Review: The Gunk

If there’s one thing that will be as true in the future as it is today, it’s that space is expensive.  Even a beater like Becks and Rani’s ship Dust Bunny costs an arm and a leg, and they’re not exactly rolling in cash and fuel.  A wasteland planet kicked out an unusual energy spike, so while it doesn’t seem likely anything is there, a combination of hope and desperation cause them to land anyway to see if there’s something worth harvesting.  But why is so much of the planet covered in a pulsating goo?  There are a good number of mysteries lost in the planet’s past, and the only way to figure them out is to explore every inch of the world of The Gunk.

The Gunk is a sci-fi action platform adventure not so much about cleaning up a planet as discovering what it is that’s being covered and suppressed by the sticky gross mass feeding off its life force.  Of the Bunny’s crew, Becks is the practical one keeping everything running while Rani is more exploratory, and the game opens with her being dropped off to find a suitable landing spot.  While Rani has two good arms one of them ends in a massive orange robot hand she’s named Pumpkin, and although a little bit broken for finer grasping work, it can still vacuum up pockets of gunk. Interestingly, when the gunk is cleared the local plant life springs back up, changing the desolate hellhole into a lush, beautiful and mostly-fungal jungle.

It only takes a little tutorial-level exploring to find a good landing spot for the Bunny, and with a base set up Rani can now make use of the ship to upgrade her robo-arm.  Pumpkin’s vacuum is good for more than just gunk-eradication, and can also hoover up the resources necessary to add new abilities to it.  One of the core functions from the start is a scanner, used to identify non-interactable plants as well as useful resource deposits and eventually enemies, and each scan fills up a section of meter, that, when topped off, opens up a new upgrade that can be installed back at the ship if only Rani has enough materials.  Finding enough to make everything involves the other half of The Gunk‘s gameplay, and that’s the platforming exploration.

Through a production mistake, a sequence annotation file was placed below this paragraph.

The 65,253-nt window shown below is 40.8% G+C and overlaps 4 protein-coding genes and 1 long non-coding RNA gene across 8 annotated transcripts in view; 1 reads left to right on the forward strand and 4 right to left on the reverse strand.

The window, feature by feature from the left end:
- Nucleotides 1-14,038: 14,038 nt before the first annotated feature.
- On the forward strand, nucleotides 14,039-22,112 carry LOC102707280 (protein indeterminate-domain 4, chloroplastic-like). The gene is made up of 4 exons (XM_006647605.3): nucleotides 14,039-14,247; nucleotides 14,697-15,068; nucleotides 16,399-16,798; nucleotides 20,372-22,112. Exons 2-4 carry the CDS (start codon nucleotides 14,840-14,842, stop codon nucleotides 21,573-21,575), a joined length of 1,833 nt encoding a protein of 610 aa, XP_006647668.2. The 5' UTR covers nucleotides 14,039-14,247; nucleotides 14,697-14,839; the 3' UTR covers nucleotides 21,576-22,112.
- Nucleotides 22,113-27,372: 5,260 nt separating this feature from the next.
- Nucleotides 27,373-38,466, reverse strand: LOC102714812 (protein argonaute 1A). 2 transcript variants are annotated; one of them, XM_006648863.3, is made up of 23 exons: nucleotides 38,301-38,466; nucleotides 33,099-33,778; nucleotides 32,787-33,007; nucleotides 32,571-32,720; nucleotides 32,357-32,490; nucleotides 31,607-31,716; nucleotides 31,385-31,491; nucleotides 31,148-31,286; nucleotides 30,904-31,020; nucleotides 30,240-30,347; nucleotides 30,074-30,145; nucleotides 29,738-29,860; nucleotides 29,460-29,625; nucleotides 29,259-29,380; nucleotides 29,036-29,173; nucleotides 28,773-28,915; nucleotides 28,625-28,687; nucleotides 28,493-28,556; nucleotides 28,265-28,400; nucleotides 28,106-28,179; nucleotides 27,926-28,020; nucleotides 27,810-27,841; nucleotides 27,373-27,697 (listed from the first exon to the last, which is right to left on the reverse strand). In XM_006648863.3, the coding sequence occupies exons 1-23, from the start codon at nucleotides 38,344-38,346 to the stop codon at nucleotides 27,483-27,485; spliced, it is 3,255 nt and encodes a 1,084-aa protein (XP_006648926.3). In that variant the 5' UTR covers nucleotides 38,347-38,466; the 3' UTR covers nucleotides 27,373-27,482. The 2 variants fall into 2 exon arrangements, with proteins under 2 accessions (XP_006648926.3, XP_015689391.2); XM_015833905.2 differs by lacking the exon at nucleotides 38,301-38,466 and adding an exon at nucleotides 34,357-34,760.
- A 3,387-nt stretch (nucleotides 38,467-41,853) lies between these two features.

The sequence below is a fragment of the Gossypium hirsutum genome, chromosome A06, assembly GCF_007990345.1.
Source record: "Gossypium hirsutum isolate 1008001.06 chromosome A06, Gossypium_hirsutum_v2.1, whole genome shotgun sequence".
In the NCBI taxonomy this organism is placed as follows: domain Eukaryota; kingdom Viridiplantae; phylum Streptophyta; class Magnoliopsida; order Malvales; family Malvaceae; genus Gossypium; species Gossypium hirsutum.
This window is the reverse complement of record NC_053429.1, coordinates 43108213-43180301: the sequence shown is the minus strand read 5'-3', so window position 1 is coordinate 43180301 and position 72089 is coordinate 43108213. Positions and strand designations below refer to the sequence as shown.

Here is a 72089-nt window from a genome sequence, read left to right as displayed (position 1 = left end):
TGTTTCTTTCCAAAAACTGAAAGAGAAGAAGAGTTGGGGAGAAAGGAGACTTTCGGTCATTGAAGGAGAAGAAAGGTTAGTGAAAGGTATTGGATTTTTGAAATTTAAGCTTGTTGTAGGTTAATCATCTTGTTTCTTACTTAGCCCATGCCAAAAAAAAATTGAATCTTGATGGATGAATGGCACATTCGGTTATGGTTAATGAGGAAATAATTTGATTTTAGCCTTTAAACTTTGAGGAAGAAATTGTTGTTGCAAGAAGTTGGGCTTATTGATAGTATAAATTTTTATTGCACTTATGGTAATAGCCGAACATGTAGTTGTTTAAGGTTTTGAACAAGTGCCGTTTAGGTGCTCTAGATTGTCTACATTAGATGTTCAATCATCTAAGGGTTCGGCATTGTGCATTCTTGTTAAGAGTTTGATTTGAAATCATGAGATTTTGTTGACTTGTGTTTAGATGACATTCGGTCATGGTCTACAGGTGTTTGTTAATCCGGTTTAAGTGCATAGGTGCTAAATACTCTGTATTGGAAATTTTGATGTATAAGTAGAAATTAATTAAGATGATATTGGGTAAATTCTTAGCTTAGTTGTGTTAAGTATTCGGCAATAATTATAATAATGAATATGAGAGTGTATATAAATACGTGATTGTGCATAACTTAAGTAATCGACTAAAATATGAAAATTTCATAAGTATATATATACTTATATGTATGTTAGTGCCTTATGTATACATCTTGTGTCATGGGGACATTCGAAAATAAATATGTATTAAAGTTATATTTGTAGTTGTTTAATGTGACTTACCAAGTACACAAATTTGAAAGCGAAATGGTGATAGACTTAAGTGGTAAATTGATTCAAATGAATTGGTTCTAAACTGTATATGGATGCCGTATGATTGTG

Getting through the world is for the most part the standard run & jump gameplay you’d expect, but clearing off the gunk means that the plant life opens up the way forward plus hidden areas.  Low-growing mushrooms give just enough height to reach a formerly out of reach area, vines let Rani climb sheer walls and open up shortcuts in each level, and pods can be tossed into glowing green pools to sprout multi-limbed fungal platforms up to new areas.  Part of the discovery of several areas is exploring enough to find those pods, then figuring out a way back to the pool.  While none of the platforming is particularly challenging, the world is always interesting enough to make exploring its nooks and crannies enjoyable.

The problem is that, while enjoyable enough, the gameplay never gets really good.  There are some strong set pieces that are visually impressive, and it’s always nice to trek down a side corridor and be rewarded for exploring off the beaten path, but most areas can be solved merely by being slightly observant.  The same holds true for the combat, which has more tools than are ever really necessary to clear out an area.  The gunk itself never does much more than pulse and eventually blob-blob-blob through the air, but Rani’s robo-arm makes quick work of it whether stationary or not.  The little gunk-critters are more of a problem, and are eventually joined by explosive-pod-spitting turrets, but even including the two boss fights there was a total of one area in the whole game that required much in the way of tactics and planning.  The reward of seeing an area spring to life after being cleared of the gunk never got old, and the actual process of sucking down the gunk while dodging gunk-critters wasn’t un-fun, it never felt like much more than a not-unpleasant activity.

Everything else, however, is just fantastic.  The world of The Gunk is a beautiful place, from the opening wilderness to the ruins and more spoilery locations beyond, and the story was one I wanted to reach the end of.  It isn’t explicitly stated as to whether Rani and Beck’s relationship is as a couple or partners but even so, they share a closeness that feels believable despite how different they are.  The tensions that are pulling them apart are understandable, and not being helped any by a planet in need of rescue by a pair of explorers who simply can’t afford the expense.  It’s not the most epic tale ever told, but The Gunk has a good heart beating at its core, and that makes up for a lot.

Closing Comments:

There’s a lot to love about The Gunk even if the core gameplay rarely rises above being pretty OK.  It’s a good adventure through a unique and pretty alien world, filled with character and life.  Rani and Beck are a good team and their dialogue is great fun, even as the pressures mount on their relationship.  The story of the alien civilization makes sense, and it’s good to play a game where the mysteries have clear solutions rather than get lost in heavy-handed world building.  If the platforming and combat had lived up to everything else then The Gunk would be top-tier gaming, but even so it ends up being a playable adventure that will keep you invested to the final credit roll.